The objective for creating value added to the Cypriot hotel industry stems from the need to find ways of escaping from the channel of continuous price competition, in which substantial part of the industry has been trapped. Furthermore, strategic planning demands that value creation must follow the emerging consumer trends of the international travel industry. There is ample evidence to suggest that consumers are looking more for authentic experiences rather than ‘artificial’ or ‘globally identical’ travel destinations. Consumers, especially of an upper market status, are also becoming more sensitive on ethical issues, expecting from hotels responsible behaviors in protecting the environment, caring for the local communities and supporting the socially and economically deprived people.
Among the emerging consumer trends, food tourism ranks high, especially among travelers with better educational and economic status. Although Cyprus does not fall among the established brands for gastronomy tourism, it possesses a substantial gastronomic tradition, closely linked to its history and culture. Being situated on the crossroads of civilisations with deep rooted history and existence, Cyprus’ food treasures have been influenced by the cultures of different invaders, rulers and shaped into what one may term as an authentic experience. In this context, the concept of a Cyprus Breakfast can support a new branding proposition for the hotel industry based on the authentic and traditional character of the local cuisine and act as an umbrella promotion tool for supporting the Cyprus Tourism Industry.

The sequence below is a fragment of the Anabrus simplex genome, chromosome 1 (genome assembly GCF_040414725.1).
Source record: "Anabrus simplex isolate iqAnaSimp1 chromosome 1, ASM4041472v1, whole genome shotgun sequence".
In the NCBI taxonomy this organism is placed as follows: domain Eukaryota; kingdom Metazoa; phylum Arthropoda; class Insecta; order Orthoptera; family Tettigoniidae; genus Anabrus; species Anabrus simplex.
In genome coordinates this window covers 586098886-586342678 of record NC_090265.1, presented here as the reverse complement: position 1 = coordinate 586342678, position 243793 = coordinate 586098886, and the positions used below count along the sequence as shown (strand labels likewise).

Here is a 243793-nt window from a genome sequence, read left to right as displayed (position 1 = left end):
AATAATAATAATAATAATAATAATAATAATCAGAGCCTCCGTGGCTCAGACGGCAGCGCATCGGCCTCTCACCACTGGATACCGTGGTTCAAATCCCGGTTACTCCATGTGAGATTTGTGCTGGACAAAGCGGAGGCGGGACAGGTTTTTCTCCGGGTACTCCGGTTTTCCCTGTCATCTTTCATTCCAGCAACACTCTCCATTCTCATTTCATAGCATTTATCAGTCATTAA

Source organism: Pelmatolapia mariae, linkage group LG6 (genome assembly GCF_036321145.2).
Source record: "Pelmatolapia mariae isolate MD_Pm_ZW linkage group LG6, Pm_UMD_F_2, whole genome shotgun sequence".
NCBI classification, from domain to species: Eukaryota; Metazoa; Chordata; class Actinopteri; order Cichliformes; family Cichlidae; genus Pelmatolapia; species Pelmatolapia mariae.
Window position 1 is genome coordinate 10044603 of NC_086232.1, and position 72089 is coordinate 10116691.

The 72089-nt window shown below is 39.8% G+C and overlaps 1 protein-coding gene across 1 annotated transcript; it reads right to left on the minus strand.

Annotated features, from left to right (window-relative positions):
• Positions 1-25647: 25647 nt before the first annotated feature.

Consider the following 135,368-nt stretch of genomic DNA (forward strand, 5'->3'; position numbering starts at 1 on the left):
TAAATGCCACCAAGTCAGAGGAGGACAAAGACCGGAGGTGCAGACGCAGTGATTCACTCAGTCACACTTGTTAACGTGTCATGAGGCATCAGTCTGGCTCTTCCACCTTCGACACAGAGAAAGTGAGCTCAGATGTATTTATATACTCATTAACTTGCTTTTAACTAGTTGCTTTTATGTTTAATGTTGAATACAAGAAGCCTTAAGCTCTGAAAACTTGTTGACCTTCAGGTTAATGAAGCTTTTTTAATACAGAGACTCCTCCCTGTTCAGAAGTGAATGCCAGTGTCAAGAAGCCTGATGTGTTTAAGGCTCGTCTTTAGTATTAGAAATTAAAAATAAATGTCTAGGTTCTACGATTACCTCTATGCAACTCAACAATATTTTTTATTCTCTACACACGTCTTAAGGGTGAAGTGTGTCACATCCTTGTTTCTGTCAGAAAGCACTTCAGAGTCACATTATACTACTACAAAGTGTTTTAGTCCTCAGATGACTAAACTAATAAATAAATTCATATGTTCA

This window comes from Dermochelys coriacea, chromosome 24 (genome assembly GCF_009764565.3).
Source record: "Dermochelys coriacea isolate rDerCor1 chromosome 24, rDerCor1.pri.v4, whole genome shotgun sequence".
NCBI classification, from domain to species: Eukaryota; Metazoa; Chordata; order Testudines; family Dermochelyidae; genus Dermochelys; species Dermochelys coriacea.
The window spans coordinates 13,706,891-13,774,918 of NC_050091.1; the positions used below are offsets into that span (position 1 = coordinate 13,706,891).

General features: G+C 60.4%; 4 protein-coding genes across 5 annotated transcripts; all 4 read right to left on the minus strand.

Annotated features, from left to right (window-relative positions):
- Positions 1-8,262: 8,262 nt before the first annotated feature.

This research work concludes that there is a common ground for both the hotel industry and their customers to adopt a new concept, in an organised manner which would promote not only the authentic products but the culture and other intangible values behind them. Although hotels are striving to create traditional corners, gaps are noted in their efforts and there seems to be an inconsistency in the presentation and innovative usage of these products in their breakfast buffets. In the region of Pafos, in which much of the research took place (the balance of work carried out in Polis), hoteliers seem to have been offering a breakfast selection that fits the needs of the British consumer, the dominant tourism nationality in the region. Yet, one cannot ignore the different preference options and the greater authenticity demanded by other nationalities. Furthermore, no one can ignore the need to differentiate and prepare for a value chain that will meet emerging consumer trends, irrespective of their nationality.
In trying to establish a framework for the Cyprus Breakfast, the study has focused predominantly on the authentic Cypriot gastronomy as a communication tool for promoting products and services that make up the ‘Cyprus Food Tourism’ product. The proposed framework has opted not to impose limitations and constraints on the origin of products and the supplier base, deliberately not wishing to upset current procurement practises. Therefore the proposed criteria do not focus on achieving direct support to the local micro-producer, yet support to the local community is an issue considered in an innovative way and indirectly incorporated into the criteria.
Taking into account the views and perceptions from hoteliers, consumers and the stakeholders, this research study has come up with a set of twelve criteria that make up the core framework in which the Cyprus Breakfast could evolve. Some of these criteria are novel in nature and aim to combine authentic tastes with educational experiences for a genuine appreciation of Cyprus’ traditional gastronomy. Furthermore, this framework sets the ground for a win-win approach, through which the hotel industry would support local communities and micro-producers, acting as a communication channel for their Food Tourism products and services.
Finally, the study proposes an organisational structure that will coordinate and manage the implementation of Phase II – the pilot implementation in the Pafos & Polis regions for testing the proposed framework.